"From an occasional use of the drug to insatiable craving is the rational course of the cocaine fiend. From thence to the insane asylum and the grave is a swift and easy descent.
"In his fall from health to physical and mental disintegration, the cocaine fiend undergoes a terrible experience. When not in the temporary heaven that the drug provides, the victim is in the lowest depths of an inferno. He suffers from insomnia, anorexia, and gastralgic pains, dyspepsia, chronic palpitations, and will-paresis. He is a terror both to himself and others. The life of the man is a living death. He knows it, and with this knowledge staring him in the face, he rushes for the drug, and is happy for a brief period under its influence.
"It is time something was done to keep from this high-strung nation a drug so deadly. Clear-minded medical men have recommended its exclusion from the country, believing that its use medicinally should be foregone rather than that such a cursed temptation should be placed in the way of weak humanity.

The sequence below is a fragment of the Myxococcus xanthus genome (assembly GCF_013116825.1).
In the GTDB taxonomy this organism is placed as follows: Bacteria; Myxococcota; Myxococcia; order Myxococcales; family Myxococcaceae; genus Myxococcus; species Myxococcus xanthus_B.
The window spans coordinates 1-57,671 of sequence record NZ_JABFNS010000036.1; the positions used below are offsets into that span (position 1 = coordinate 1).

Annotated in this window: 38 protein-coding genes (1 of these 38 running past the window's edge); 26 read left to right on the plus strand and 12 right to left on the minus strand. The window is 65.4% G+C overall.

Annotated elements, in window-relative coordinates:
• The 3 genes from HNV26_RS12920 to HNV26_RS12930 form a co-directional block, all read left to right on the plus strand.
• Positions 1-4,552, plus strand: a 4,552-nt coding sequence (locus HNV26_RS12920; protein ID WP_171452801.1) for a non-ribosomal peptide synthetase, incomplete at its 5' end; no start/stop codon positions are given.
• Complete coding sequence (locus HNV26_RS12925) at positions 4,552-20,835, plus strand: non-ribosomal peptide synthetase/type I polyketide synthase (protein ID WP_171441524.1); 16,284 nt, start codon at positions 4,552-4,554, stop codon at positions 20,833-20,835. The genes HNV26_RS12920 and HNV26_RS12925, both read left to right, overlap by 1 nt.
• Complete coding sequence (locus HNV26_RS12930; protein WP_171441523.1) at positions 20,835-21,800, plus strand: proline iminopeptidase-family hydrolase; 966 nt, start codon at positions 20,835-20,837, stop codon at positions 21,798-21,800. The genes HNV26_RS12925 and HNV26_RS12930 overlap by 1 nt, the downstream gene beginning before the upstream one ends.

"What the real action of the drug is, and how to counteract its influence, are at present puzzling questions to the medical fraternity. A leading member of the profession to whom these questions were put replied after careful consideration as follows: 'Its physiological action is practically unknown. As an analgesic, it is uniform in its action, and this is due to the suspension of the physiological functions of the sensory cells which it comes in contact with. Beyond this, it is an excitant of the cerebro-spinal axis, later it has a peculiar action on the encephalon, manifest in a wide range of psychical phenomena. Beyond this a great variety of widely variable symptoms appear. In some cases all the intellectual faculties are excited to the highest degree. In others a profound lowering of the senses and functional activities occur. Morphine-takers can use large quantities of cocaine without any bad symptoms. Alcoholics are also able to bear large doses. Not unfrequently the excitement caused by cocaine goes on to convulsions, and death.